If you’re embarrassed about sharing, don’t be. If you must explain, say you are a light eater or that you’re doing your duty to the earth by not over-consuming.

Many restaurants are so accommodating they’ll split the meal in the kitchen rather than handing you an extra plate.

6. Unadvertised Specials

Many restaurants have low-priced daily specials that are not on the menu. These are not the Specials!! printed on the chalkboard or enthusiastically delivered by the waiter, but unadvertised options. So before you get your heart set on a regular menu item, be sure to ask about any unadvertised specials.

7. Early Birds

Many restaurants, in an effort to increase business during their quiet hours, offer half-off or some other enticingly-priced meal, but only if you go there before the regular dinner crowd, typically from 4:00 to 5:30 pm. Look in your local newspaper and your mailbox for advertisements and information. Or pick up the phone and ask.

8. Clubs

Almost every restaurant it seems now has some kind of online club you can join to get coupons and discounts in your email inbox. Join them! You’ll see coupons and offers in your inbox or on your phone. Most of the time these are exceptional, quality discounts! Just make sure you stick to the offer once you’re in the restaurant surrounding by so many other (more expensive) choices.

9. Play Tourist

It’s not unusual for restaurants to have special offers directed at tourists that you can take advantage of as well. Stop in the lobby of a local hotel and peruse the local attraction brochures. You’ll find all kinds of offers for local restaurants. Your local tourism board will have this kind of information as well.

Google the name of your favorite restaurant plus your specific location to find online discount coupons.

10. Opt for Linner

Many restaurants have a lunch menu that is slightly different from the one for dinner, the difference being the portion size and price. Ask the waiter if you can order from the Lunch Menu for dinner. Get it? Linner! Usually, you’ll be cordially accommodated—and you will save quite a bit. If your favorite restaurant cannot honor your request, switch your dining out time of day to lunch and enjoy the lower price but the same food you love.

  • Applebees. Dinner entrees range in price from $8 to $18. Lunch combos, which include any two choices from a list of soups, salads, sandwiches, and entrees, cost $7 to $8.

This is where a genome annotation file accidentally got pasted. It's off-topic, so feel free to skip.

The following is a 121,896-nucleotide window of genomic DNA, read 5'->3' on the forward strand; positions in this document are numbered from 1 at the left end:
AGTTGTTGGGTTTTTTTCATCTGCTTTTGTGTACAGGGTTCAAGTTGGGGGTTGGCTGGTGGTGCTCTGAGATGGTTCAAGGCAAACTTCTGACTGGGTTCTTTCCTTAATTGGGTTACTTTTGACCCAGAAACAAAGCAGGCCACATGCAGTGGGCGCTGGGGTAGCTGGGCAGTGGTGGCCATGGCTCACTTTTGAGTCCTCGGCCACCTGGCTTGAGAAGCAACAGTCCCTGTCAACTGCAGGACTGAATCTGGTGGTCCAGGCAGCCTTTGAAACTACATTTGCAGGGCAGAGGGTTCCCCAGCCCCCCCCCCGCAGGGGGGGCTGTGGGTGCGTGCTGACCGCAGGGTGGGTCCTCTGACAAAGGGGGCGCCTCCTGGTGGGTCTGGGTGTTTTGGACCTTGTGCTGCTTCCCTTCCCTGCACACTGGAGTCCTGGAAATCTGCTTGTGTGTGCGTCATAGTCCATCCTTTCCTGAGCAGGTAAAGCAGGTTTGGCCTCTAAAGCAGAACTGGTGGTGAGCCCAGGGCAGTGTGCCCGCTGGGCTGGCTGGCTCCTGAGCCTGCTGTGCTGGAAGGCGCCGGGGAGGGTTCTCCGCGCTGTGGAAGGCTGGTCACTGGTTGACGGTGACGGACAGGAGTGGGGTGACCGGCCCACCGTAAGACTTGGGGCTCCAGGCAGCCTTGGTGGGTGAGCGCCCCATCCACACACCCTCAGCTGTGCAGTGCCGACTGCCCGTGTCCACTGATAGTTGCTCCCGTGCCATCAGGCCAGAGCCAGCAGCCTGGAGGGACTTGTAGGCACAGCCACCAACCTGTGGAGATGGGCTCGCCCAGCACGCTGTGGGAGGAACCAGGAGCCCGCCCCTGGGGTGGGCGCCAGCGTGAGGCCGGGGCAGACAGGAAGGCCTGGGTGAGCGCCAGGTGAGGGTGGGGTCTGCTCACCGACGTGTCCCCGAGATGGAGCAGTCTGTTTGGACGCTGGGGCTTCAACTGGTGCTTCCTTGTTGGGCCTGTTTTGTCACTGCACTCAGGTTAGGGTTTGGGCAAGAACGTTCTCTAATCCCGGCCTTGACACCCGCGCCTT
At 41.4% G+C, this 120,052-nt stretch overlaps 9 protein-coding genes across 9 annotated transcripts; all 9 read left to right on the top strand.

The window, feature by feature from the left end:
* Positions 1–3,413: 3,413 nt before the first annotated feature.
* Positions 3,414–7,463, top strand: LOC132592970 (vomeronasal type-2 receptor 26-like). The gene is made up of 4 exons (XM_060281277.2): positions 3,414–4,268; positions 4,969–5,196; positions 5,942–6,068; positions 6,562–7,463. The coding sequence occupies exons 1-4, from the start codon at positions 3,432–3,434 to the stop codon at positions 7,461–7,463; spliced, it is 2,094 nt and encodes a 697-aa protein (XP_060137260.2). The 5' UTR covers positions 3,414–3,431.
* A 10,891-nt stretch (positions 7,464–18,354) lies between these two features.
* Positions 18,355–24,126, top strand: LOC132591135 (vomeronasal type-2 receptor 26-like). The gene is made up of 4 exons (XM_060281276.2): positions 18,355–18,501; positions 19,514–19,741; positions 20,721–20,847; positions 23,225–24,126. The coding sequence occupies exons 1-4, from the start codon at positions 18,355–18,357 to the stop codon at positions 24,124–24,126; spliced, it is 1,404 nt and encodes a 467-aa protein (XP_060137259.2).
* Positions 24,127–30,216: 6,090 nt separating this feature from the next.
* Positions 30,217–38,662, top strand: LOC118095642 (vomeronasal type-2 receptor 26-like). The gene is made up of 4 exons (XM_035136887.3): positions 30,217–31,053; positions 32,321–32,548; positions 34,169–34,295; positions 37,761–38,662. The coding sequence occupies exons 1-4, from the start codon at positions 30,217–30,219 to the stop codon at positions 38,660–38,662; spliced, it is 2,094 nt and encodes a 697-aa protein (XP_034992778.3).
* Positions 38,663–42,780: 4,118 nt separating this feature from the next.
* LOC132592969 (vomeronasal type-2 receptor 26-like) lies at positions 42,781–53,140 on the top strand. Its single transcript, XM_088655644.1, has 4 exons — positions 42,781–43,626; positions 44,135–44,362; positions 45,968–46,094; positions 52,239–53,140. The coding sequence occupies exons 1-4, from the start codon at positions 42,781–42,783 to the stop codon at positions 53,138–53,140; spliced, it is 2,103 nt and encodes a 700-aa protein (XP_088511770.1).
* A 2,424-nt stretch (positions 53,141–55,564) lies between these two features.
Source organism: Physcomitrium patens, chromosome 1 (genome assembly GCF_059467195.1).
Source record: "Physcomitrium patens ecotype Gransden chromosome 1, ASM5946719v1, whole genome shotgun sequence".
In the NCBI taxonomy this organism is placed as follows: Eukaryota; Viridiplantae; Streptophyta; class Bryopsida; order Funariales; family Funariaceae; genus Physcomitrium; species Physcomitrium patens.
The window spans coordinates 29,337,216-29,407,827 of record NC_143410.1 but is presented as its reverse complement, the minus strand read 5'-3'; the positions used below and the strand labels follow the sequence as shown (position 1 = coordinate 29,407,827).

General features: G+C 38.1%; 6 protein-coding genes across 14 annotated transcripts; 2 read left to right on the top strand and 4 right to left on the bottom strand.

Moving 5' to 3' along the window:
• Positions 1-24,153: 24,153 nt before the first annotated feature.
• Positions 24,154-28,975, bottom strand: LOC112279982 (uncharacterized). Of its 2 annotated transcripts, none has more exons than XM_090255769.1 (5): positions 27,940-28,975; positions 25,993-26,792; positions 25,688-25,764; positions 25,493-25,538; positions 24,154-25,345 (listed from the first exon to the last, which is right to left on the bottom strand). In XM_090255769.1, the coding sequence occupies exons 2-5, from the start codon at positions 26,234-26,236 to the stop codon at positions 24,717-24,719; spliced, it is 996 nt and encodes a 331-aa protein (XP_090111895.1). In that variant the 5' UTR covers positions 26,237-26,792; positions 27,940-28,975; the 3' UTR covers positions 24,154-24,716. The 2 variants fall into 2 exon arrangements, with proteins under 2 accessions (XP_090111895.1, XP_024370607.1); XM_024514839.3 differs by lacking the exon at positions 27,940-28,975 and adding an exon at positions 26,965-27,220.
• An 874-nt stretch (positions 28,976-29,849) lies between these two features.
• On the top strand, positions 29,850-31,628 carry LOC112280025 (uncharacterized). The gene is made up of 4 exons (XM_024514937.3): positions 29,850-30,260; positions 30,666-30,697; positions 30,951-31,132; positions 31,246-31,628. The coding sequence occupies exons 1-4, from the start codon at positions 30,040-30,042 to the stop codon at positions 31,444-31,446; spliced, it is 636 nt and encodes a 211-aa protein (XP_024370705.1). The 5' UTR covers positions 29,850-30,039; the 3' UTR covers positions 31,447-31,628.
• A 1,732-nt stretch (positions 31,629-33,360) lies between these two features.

• Red Lobster. Dinner entrees range in price from $13 to $33. Lunch entrees range from $8 to $12.
  • Cheesecake Factory. Dinner entrees range in price from $11 to $30. Lunch specials cost between $9 and $14.
  • Olive Garden. Dinner entrees range in price from $12 to $20. Lunch entrees range from $7 to $13.

Can’t make “liner” work? Do brunch—the kind where you order from the menu, not a bottomless event, which will be more pricey. It’s likely the cheapest meal of the weekend, but because it’s a mix of lunch and breakfast foods, it still feels like an indulgent special occasion.

11. Appetizers

Before you opt for a full meal, check the appetizer menu. You’ll find generous portions minus the add-ons like salad or soup. And the price is right. Just request that your selection be served as an entrée and you’ll fit right in.

12. Discounts

Most every restaurant offers some type of discounts as part of their marketing plan. Those coupons and discount codes are out there—it’s just a matter of finding them!

Entertainment books

Call your high schools to find out who is selling local Entertainment restaurant discount books. Or go to entertainment.com to find one for your area.

Restaurant.com

Lots of restaurants offer discounted Gift Certificates at Restaurant.com as part of their marketing programs. Search the site to find restaurants in your area, then click to buy a $25 Gift Certificate for as little as $10.

Local Discounts